In Australia, the hearing research pioneer Denis Byrne inaugurated a binaural trial project, which was later extended to adults. As the result of this investigation, bilateral fitting of children was adopted as standard clinical practice in 1975.1,18
Given appropriate test conditions, most people with bilateral hearing loss will achieve a higher probability of success with two hearing aids as opposed to one. Given the opportunity, adults and parents of children with hearing impairment will make their binaural preference quite clear.
I accept the view that many older individuals can and do function adequately with a monaural hearing aid system when their lifestyle is such that few communicative demands are placed on them. In this case, there is less need for the binaural mode. However, a case can also be made for the question: “Who are we to judge whether the hearing disability might have caused them to seek this type of lifestyle?” Certainly, when the person’s lifestyle suggests more complex acoustic environments, the binaural decision should then be made on the basis of lifestyle, not age.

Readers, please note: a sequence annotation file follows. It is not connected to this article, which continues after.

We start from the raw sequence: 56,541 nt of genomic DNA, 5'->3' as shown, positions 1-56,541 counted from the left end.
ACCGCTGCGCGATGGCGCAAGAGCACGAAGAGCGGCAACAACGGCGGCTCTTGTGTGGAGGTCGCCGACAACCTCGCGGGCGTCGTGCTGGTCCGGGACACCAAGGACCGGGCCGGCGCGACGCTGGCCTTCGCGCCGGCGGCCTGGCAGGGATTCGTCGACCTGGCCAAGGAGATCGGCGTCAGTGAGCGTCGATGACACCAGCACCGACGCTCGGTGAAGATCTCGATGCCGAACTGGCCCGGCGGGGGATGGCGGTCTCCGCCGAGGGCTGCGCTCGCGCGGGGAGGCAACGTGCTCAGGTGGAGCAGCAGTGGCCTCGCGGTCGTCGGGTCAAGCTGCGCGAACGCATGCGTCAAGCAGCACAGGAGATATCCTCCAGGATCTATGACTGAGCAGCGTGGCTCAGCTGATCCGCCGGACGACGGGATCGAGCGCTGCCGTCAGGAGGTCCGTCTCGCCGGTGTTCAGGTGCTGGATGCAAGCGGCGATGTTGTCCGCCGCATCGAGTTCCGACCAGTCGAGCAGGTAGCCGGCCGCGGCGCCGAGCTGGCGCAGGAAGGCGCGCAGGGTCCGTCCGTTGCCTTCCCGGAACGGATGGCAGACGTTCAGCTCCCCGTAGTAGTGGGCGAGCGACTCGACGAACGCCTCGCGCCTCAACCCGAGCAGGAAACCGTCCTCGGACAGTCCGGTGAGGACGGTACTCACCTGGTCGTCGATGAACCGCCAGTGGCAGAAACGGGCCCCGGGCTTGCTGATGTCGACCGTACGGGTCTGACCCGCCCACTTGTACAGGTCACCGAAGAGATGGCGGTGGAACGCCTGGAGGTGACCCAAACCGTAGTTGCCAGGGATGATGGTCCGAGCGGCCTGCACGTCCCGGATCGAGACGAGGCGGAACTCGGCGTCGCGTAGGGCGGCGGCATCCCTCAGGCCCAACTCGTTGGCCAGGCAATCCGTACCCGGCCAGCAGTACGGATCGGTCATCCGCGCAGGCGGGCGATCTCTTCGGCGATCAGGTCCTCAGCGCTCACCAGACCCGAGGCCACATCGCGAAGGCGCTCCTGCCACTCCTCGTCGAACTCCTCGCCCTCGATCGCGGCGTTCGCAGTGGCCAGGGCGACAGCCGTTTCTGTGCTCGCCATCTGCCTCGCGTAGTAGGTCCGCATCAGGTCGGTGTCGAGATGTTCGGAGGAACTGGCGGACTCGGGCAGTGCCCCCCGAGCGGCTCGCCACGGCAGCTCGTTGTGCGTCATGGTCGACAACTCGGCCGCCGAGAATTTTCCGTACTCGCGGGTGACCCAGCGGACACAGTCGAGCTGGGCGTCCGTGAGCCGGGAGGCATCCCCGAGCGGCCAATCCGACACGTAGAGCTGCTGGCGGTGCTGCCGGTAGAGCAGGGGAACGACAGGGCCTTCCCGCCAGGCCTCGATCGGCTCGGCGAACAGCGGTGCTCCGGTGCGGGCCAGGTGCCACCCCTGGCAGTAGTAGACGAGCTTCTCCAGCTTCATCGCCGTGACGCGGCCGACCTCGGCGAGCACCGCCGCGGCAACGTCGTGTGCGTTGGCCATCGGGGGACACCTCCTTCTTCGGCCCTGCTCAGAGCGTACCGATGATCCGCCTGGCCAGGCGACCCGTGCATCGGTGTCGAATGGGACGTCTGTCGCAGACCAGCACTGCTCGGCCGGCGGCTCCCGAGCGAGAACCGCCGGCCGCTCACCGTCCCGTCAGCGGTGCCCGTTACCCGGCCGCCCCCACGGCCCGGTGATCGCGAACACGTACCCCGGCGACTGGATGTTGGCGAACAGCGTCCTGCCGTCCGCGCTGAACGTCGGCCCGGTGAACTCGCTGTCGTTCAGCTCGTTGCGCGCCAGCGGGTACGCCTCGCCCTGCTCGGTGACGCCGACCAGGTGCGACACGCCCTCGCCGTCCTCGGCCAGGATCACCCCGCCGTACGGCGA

It is reasonable to assume that, with improved evaluation procedures, binaural hearing aid fittings will prove to be even more beneficial than presently indicated. Likewise, when one considers the vast number of binaural digital hearing aid features that are expected in the future—including true binaural integration via wireless transmission of data and/or signal streaming between the two hearing aids, and possibly in the future, between external microphones—it becomes obvious that binaural amplification will play an even larger role in hearing health care.